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Conscientious Objection to Standardized Testing and Bucking Convention in My Classroom Conscientious Objection to Standardized Testing and Bucking Convention in My Classroom
Education

Conscientious Objection to Standardized Testing and Bucking Convention in My Classroom

by Lindsey Durant

February 5, 2013


In our Transforming Schools Together series, teachers affiliated with the Center for Teaching Quality invite us to re-imagine the very concept of school, and suggest small actions we can take to improve existing schools.

Teachers at Garfield High School in Seattle are doing something unconventional. They’re refusing to give standardized test they do not believe benefit their students. And soon, they will face the consequences.

I teach kindergarten in the Seattle area. I am committed not only to my students but to the transformation of my profession and our schools. That's why I start conversations about education policy with my students' parents.

See, it's not only teachers who want schools to change. Most people—or most who take the time to talk with our country’s hundreds of thousands of expert teachers—see that the old definition of school doesn’t match what students need to be successful in the 21st century.

That's why, from time to time, I break from my routine of sending parents helpful tips to support learning at home and send emails like the following:

"Good morning parents, colleagues, and friends,

As you may have seen on the news, Garfield High School teachers voted unanimously to refuse to administer the Measures of Academic Progress (MAP) assessment to their students. These reading and math assessments are mandated by the Seattle Public School District, similar to our district’s testing expectations. Teachers argue that the MAP tests do not provide useful data on student achievement. Further, they suggest that the tests assess students on content they have not yet been taught, while wasting valuable learning time. The MAP tests are also very expensive and teachers are concerned that the district spent $4 million on this assessment, when instructional budgets continue to shrink.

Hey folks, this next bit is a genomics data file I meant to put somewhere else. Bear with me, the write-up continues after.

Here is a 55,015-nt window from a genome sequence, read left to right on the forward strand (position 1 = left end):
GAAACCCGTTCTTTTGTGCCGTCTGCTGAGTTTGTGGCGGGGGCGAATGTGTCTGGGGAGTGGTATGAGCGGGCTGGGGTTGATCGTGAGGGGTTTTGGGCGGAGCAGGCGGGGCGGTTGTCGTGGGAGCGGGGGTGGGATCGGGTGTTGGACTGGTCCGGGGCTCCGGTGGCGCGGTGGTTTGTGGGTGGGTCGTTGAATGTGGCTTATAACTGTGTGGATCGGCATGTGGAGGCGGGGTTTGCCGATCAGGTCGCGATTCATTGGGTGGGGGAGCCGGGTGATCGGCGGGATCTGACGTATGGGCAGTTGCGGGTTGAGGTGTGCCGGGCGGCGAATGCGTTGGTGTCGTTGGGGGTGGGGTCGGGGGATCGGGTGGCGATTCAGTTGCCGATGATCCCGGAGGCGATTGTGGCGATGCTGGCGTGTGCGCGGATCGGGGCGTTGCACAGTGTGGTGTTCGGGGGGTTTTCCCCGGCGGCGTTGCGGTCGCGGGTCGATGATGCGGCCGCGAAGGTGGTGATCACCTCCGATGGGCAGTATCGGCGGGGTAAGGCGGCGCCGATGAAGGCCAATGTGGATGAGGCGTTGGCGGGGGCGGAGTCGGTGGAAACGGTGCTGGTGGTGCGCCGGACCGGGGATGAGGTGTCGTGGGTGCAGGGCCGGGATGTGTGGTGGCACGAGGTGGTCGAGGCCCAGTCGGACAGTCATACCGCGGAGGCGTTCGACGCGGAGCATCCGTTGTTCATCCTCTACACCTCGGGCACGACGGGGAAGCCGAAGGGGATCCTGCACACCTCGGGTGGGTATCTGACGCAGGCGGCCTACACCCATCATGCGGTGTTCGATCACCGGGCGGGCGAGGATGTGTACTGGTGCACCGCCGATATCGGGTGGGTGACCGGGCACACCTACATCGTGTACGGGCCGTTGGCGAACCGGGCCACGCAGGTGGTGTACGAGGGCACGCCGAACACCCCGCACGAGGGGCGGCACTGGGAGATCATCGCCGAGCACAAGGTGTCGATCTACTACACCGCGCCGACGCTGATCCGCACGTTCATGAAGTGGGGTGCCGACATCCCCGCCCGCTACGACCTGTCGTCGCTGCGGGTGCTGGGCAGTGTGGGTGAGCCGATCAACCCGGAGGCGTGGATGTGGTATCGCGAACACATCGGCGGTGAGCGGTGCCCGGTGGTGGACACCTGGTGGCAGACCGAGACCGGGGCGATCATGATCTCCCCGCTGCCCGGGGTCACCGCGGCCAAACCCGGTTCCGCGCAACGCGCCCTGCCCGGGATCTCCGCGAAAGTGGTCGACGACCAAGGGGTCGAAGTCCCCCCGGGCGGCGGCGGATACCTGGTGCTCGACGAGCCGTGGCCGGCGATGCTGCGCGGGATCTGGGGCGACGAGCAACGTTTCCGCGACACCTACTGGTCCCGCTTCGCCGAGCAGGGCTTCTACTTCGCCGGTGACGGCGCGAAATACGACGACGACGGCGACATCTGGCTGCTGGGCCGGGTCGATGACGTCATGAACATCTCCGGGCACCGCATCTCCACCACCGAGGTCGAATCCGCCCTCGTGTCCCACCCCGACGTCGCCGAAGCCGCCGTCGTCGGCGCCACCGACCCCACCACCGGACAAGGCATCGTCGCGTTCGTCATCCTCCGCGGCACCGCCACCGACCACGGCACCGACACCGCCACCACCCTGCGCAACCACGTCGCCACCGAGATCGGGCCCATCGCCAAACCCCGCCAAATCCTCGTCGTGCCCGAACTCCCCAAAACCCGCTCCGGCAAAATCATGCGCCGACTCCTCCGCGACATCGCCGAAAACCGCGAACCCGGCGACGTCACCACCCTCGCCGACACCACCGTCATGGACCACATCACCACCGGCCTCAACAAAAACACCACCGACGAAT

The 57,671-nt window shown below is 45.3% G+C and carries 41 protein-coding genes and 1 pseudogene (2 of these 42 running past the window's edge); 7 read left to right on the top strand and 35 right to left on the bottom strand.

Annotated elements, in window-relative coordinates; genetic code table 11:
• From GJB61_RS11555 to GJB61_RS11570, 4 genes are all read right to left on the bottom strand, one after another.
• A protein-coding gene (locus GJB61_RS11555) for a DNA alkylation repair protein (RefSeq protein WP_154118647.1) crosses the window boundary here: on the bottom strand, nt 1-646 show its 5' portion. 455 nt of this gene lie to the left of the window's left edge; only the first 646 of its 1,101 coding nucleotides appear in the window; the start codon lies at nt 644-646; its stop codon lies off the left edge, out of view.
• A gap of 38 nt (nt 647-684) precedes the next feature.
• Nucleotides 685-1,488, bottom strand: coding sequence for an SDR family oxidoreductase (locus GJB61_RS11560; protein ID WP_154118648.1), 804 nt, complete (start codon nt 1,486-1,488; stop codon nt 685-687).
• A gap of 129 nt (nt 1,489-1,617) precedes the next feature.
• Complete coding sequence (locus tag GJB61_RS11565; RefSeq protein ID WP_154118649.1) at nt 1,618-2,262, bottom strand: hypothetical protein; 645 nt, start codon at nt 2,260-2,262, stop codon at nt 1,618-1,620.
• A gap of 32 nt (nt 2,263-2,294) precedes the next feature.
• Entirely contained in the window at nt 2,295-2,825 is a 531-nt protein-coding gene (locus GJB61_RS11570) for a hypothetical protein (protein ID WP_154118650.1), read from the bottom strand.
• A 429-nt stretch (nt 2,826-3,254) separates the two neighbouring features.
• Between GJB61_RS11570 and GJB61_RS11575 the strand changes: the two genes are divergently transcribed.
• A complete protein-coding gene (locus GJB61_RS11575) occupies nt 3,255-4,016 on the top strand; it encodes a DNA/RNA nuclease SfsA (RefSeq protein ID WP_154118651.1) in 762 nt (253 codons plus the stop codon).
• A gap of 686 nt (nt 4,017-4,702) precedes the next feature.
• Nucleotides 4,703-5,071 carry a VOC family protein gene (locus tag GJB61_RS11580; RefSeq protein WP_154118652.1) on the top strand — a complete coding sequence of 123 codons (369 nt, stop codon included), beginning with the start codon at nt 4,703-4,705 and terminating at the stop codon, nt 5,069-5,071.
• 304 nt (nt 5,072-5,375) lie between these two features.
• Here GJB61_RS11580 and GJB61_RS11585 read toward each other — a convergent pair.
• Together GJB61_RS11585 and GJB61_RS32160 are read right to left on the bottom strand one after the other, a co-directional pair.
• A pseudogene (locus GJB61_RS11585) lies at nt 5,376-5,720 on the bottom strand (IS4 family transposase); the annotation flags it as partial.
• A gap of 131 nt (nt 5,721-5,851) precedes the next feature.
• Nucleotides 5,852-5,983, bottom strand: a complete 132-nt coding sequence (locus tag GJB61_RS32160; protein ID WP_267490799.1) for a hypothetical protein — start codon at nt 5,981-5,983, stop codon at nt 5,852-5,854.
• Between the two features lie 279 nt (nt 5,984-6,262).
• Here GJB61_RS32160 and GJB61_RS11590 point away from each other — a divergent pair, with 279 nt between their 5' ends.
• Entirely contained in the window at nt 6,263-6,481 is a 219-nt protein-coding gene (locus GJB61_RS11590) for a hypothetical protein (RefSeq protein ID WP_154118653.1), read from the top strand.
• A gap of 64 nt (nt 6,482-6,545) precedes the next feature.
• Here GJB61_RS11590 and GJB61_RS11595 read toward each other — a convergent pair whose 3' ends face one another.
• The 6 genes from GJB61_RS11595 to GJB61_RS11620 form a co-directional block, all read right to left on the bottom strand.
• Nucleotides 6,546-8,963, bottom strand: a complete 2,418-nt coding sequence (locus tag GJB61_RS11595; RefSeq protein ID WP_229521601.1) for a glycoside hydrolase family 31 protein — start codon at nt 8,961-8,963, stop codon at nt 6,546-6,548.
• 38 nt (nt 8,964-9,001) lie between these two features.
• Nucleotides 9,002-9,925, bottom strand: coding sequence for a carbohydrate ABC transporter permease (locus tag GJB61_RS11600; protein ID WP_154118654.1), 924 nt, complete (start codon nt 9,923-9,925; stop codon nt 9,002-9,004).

As your child progresses through the public school system, he/she will take many high-stakes tests. Some of these tests do provide teachers with valuable data on student strengths and needs, while others do not. I urge you to become informed about the various assessments our district uses. I would also ask that you begin to share your thinking by engaging in discussion with your friends and neighbors about the current testing climate. Does it truly serve the best interest of our children, or do we need to take another look at the way we use testing and data?"

Within an hour of sending this email, I began to receive thoughtful replies, evidencing a collective interest in how testing affects student learning:

Sarah, a parent: